CAJUNS, CREOLES, PIRATES AND PLANTERS
Your New Louisiana Ancestors Format
Volume 4, Number 4
Genealogists have eagerly awaited the release of the 1940 U.S. Federal Census. For the past ten years, the most recent census available has been the 1930 census. This is because a privacy law restricts the release of the census to 72 years from the census date. As the 1940 census was dated April 1, 1940, the release date is today - April 2, 2012 (April 1st fell on a Sunday this year).
Unlike previous census years, images of the 1940 census are being made available as free digital images on the National Archives website (www.1940census.archives.gov) beginning April 2nd at 9 a.m. Eastern time. BUT no index will be available, at least for several months. Until then, researchers will have to search the census geographically.
The 1940 census will be arranged by Enumeration District, or E.D. An Enumeration District was a geographic area that could be covered by one census taker during the census period. Before going online, you’ll first need to know the state, county or parish, and street address where your ancestors lived in 1940. To do this, you can talk to older family members, consult family papers, or search city directories. Also, if you know where they lived in 1930 and they did not move between 1930 and 1940, this will help you with your search.
Once you know where they lived, there are a number of online tools to help you determine the corresponding 1940 Enumeration District code number. The National Archives has census maps of some cities and towns. Instructions for finding and using these are available at http://www.archives.gov/research/census/1940/start-research.html.
Another useful online E.D. locator tool is found on Steve Morse’s website http://stevemorse.org/census.
So what information will be available on the 1940 census? In addition to name, age, gender, race, education, and place of birth, census takers also asked individuals for their place of residence five years earlier, their highest level of education grade achieved, occupation, and income.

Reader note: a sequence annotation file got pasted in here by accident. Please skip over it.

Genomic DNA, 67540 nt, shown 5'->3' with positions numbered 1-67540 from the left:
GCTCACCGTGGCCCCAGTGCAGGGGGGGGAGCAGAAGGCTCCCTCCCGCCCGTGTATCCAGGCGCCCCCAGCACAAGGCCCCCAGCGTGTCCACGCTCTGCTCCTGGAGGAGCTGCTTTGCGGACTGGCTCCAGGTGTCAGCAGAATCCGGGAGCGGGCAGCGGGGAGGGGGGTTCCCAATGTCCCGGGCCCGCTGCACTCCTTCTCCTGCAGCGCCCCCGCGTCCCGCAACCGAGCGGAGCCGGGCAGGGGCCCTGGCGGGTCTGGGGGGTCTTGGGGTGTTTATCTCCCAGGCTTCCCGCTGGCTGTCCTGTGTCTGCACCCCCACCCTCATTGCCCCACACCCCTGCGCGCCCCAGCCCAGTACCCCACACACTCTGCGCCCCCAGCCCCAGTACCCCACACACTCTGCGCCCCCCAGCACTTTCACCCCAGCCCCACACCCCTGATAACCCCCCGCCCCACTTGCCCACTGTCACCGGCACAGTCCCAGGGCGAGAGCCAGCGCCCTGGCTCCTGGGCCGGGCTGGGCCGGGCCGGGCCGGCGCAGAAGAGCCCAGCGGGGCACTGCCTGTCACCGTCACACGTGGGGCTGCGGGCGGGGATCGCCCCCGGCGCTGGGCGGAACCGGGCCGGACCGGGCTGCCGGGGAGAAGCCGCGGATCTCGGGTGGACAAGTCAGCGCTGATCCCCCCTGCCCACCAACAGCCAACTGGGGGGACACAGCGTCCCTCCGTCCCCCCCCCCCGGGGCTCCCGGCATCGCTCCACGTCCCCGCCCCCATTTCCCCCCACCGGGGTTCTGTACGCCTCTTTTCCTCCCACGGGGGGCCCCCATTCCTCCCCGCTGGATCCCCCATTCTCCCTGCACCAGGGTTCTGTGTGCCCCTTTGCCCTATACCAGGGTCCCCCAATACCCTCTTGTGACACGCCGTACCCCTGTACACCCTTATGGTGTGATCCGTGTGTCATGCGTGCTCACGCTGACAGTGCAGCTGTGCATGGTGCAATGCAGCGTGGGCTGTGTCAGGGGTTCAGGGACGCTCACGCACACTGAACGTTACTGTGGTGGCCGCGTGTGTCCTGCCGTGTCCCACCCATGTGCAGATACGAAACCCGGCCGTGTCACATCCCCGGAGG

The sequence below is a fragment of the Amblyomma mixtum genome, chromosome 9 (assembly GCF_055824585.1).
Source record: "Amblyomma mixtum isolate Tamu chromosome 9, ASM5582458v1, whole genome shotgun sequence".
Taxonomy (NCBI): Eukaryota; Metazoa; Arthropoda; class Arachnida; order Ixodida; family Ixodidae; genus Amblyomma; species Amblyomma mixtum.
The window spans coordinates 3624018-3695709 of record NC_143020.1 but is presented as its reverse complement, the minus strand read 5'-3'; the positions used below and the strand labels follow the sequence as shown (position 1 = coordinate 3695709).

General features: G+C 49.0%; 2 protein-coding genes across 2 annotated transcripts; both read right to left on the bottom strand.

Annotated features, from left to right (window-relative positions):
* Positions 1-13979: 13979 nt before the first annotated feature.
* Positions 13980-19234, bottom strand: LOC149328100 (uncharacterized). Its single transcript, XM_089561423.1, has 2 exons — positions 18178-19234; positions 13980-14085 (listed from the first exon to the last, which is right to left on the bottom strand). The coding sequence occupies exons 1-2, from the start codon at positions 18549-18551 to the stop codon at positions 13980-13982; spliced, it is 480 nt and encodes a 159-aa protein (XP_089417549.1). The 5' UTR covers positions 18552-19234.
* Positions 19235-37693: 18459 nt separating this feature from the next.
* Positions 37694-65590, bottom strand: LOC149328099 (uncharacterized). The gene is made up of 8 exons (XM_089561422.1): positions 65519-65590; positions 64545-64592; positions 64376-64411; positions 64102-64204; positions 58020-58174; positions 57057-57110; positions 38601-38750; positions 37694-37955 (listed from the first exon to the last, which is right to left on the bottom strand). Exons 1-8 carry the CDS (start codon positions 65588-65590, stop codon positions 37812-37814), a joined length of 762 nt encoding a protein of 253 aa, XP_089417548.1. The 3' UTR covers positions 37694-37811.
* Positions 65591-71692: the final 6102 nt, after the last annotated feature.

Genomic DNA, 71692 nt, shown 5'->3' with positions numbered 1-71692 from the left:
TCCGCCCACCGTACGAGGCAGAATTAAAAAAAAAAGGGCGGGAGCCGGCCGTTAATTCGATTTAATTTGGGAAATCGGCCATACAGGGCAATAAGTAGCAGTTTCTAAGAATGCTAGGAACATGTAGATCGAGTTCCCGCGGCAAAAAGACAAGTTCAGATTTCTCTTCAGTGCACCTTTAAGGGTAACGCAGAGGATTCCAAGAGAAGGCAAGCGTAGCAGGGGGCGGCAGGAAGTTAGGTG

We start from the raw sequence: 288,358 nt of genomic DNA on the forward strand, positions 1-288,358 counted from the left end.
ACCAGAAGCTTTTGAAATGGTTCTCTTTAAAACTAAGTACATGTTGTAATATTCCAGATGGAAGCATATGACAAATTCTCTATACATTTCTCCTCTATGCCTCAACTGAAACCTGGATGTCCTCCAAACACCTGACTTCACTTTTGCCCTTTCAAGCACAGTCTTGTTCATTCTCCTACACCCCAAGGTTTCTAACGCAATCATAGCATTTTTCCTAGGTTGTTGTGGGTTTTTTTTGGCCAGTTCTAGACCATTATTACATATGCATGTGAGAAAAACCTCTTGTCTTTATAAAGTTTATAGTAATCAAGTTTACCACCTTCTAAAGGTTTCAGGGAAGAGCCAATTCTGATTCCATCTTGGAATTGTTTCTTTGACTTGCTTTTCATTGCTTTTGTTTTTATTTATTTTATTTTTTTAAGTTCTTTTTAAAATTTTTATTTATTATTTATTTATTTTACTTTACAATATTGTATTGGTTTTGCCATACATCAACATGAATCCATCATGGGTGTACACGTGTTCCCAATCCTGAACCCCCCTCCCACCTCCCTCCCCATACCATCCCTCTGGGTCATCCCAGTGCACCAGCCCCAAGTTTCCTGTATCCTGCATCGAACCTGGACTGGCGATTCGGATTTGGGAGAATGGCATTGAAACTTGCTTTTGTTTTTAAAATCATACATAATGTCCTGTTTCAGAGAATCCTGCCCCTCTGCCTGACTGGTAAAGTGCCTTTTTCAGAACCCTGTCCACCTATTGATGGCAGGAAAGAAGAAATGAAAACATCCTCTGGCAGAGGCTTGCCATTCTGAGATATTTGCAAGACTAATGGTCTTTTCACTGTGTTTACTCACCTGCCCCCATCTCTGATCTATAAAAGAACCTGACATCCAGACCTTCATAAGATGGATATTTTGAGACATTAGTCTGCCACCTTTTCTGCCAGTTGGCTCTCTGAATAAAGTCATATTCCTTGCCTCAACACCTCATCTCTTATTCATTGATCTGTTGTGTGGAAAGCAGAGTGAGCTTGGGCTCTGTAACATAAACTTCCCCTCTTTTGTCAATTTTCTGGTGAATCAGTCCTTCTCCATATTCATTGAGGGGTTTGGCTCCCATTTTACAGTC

The 1940 census will be particularly helpful to younger researchers who sometimes have difficulty getting started in their genealogical search. Once they’ve found a relative in the 1940 census, it can be fairly easy to then find them or their parents in the 1930 U.S. Census, then the 1920, 1910, 1900, etc., possibly back to the first U.S. census taken in 1790.
A volunteer effort is now underway to index all 135 million names on the 1940 census. The 1940 U.S. Census Community Project, a joint initiative between Archives.com, FamilySearch, findmypast.com, and other leading genealogy societies and organizations to index the census has now begun. The resulting index will allow the public to easily search every person found in the census and view digital images of the original census pages where he or she is listed. The index will also be free forever.
One of the Louisiana societies which has signed up as a participant in the volunteer indexing effort is Le Comité des Archives de la Louisiane. Members of this group who sign up and participate through the organization will help earn benefits and recognition for the group.